Friulian language series: Gjenesi 1:20-25, tal imprin

This post continues your study of the Friulian language through the book of Genesis. You will now examine verses 20-25 of the first chapter. All four posts pertaining to chapter 1 can be found here.

If you are arriving on this site for the first time, begin your study of the Friulian language here.

Read Gjenesi 1:20-25

To read the Friulian text of the Bible associated with the notes below or listen to its audio, visit Bibie par un popul and consult Gjenesi 1:20-25. An archived version of the text can be found here.

Verset 20

There are a number of usages to learn in this verse; they are: il sbulium (gush, outburst), la robe (thing, matter), vîf (alive, living; vive is the feminine form), l’ucel (bird; i ucei is its plural form), svolâ (to fly), in face di (in the face of, in front of; face is a feminine noun).

This verse begins lis aghis che a sedin. Are you able to transform this into singular form? You will recognise this as the third-person plural, coniuntîf presint; what is its third-person singular, coniuntîf presint equivalent?

lis aghis che a sedin
let the waters be

l’aghe ch’e sedi
let the water be

What the waters are to be is a sbulium (gush) of robe vive (living matter). You will recall that dut means all; it is used here to emphasise the importance of the gush: dut un sbulium (a complete gush).

Look now at the verb svolâ (to fly).

al svole
it flies

a svolin
they fly

In the presint indicatîf, the endings of the conjugated svolâ are e (third-person singular) and in (third-person plural). This is the rule of infinitives ending in â.

cjantâ, to sing
al cjante
a cjantin
he sings
they sing

lavorâ, to work
al lavore
a lavorin
he works
they work

Here is how they change in the coniuntîf presint:

che al svoli
che a svolin
let it fly
let them fly

che al cjanti
che al cjantin
let him sing
let them sing

che al lavori
che al lavorin
let him work
let them work

The third-person singular changes its e ending to i; the third-person plural remains unchanged.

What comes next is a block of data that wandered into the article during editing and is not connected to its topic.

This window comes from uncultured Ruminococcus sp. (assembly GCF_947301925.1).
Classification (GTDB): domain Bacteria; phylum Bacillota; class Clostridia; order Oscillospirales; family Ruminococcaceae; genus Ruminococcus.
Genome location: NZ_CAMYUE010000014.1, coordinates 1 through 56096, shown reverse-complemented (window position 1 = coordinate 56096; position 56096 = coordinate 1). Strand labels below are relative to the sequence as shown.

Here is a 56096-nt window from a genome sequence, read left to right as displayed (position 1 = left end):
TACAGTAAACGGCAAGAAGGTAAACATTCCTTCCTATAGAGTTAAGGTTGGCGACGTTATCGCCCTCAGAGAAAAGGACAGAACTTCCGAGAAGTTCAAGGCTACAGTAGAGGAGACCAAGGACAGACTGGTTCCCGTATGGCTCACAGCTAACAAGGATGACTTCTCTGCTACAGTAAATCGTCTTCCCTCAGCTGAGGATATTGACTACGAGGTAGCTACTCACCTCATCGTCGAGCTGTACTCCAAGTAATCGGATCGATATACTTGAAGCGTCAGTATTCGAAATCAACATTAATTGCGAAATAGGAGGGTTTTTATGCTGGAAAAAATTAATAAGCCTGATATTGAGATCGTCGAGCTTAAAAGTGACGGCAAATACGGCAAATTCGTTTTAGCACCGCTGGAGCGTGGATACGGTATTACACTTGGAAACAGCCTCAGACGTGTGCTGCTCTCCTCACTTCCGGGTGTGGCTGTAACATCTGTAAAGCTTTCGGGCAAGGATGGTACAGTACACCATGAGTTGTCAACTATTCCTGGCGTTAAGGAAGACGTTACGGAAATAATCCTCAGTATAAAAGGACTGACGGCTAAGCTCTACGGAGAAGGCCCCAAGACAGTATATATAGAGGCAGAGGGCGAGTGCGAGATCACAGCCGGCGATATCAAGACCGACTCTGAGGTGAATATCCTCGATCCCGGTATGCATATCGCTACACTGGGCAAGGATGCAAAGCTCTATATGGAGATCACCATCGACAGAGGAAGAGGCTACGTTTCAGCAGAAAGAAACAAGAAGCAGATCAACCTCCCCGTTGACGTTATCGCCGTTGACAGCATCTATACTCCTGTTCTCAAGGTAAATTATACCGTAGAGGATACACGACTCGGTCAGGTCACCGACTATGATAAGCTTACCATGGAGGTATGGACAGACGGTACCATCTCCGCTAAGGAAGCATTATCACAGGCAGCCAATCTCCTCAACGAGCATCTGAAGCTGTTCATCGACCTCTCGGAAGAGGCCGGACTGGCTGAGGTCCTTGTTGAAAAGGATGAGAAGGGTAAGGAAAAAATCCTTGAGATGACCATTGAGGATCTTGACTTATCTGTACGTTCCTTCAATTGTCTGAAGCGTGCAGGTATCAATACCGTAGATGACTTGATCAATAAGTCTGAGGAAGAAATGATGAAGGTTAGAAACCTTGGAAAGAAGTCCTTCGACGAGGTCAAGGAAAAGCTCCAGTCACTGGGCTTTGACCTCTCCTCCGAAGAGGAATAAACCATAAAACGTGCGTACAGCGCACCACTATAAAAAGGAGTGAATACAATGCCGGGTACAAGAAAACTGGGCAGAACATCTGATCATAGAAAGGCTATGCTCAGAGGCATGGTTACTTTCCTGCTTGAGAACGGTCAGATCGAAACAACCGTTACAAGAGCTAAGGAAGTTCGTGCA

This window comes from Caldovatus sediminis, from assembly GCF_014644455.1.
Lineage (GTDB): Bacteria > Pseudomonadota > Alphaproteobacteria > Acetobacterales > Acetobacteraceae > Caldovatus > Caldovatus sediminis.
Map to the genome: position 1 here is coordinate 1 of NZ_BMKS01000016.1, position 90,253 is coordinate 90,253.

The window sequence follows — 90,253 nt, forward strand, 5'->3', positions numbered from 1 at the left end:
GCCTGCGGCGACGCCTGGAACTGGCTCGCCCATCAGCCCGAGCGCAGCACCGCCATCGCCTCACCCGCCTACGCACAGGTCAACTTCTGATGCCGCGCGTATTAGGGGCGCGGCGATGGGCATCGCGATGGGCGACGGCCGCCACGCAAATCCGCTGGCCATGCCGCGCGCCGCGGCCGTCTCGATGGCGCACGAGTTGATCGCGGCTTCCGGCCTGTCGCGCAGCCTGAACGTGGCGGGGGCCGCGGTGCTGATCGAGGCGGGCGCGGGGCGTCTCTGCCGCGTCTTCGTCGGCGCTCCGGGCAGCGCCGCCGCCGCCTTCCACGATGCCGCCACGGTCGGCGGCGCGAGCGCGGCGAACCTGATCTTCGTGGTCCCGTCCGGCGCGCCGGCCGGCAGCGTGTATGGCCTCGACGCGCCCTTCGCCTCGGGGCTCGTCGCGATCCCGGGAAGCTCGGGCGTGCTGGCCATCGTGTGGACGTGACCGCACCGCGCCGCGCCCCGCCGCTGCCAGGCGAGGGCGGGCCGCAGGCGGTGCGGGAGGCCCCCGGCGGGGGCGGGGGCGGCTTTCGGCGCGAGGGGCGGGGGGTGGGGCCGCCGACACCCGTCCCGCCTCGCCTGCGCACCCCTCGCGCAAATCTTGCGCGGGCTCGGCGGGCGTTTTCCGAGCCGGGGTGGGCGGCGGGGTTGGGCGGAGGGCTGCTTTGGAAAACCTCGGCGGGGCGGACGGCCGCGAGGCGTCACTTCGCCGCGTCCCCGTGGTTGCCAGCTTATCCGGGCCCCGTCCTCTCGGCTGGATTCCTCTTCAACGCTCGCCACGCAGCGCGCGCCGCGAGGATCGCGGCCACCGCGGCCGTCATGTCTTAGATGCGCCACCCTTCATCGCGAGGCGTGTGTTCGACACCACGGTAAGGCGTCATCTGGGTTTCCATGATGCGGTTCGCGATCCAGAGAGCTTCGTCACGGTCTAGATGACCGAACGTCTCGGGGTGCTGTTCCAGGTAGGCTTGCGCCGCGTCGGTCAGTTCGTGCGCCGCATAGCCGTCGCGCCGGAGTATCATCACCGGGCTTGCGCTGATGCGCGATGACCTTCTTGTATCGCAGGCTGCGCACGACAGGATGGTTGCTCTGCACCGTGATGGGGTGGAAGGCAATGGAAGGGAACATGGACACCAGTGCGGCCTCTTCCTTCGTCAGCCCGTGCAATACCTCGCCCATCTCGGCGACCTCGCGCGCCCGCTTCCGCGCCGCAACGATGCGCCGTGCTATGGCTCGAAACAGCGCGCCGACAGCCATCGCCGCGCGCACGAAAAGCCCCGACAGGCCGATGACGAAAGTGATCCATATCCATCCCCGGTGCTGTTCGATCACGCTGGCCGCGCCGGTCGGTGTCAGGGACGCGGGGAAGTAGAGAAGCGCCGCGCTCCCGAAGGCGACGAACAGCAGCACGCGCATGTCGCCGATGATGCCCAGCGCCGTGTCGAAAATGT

al svole
che al svoli
it flies
let it fly

a svolin
che a svolin
they fly
let them fly

al lavore
che al lavori
he works
let him work

a lavorin
che a lavorin
they work
let them work

You will recall that parsore di means above. Parsore de tiere, then, means above the earth. In face de volte dal cîl means in (the) face of the firmament of the heaven (in front of the firmament of the heaven).

Can you say the following in Friulian?

  1. above the earth
  2. above the waters
  3. below the firmament
  4. the firmament of the heaven
  5. the ruler of the day
  6. the ruler of the night
  7. the first book of the Bible

Here are the answers:

  1. parsore de tiere
  2. parsore des aghis
  3. sot de volte
  4. la volte dal cîl
  5. il paron dal dì
  6. il paron de gnot
  7. il prin libri de Bibie

Verset 21

In this verse, a large beast or creature is referred to as une besteone; lis grandis besteonis dal mâr are the great beasts of the sea.

You find two new verbs in this verse: sgliciâ (to slip about), sbuliâ (to teem). You will notice they both take the e ending in their third-person singular, presint indicatîf forms: al sglicìe, al sbulìe.

dut ce che al sglicìe
everything that slips about

dut ce che al sbulìe
everything that teems

In the very first verse of Gjenesi 1, you saw tal imprin (in the beginning), which is a contraction of in + l’imprin. In this verse, you now have ta l’aghe, which is a contraction of in + l’aghe.

Here are the contractions of in that you have encountered in the verses:

tal = in + il
tal mieç (in the middle)

tal = in + l’ (masculine)
tal imprin (in the beginning)

te = in + la
te volte (in the firmament)

ta l’ = in + l’ (feminine)
ta l’aghe (in the water)

intun = in + un
intun puest (in one place)

The feminine equivalent of intun is intune (in + une), but you have not encountered this in a verse yet; example: intune citât (in a city, in one city).

Consult an overview of Friulian contractions of a preposition and definite article.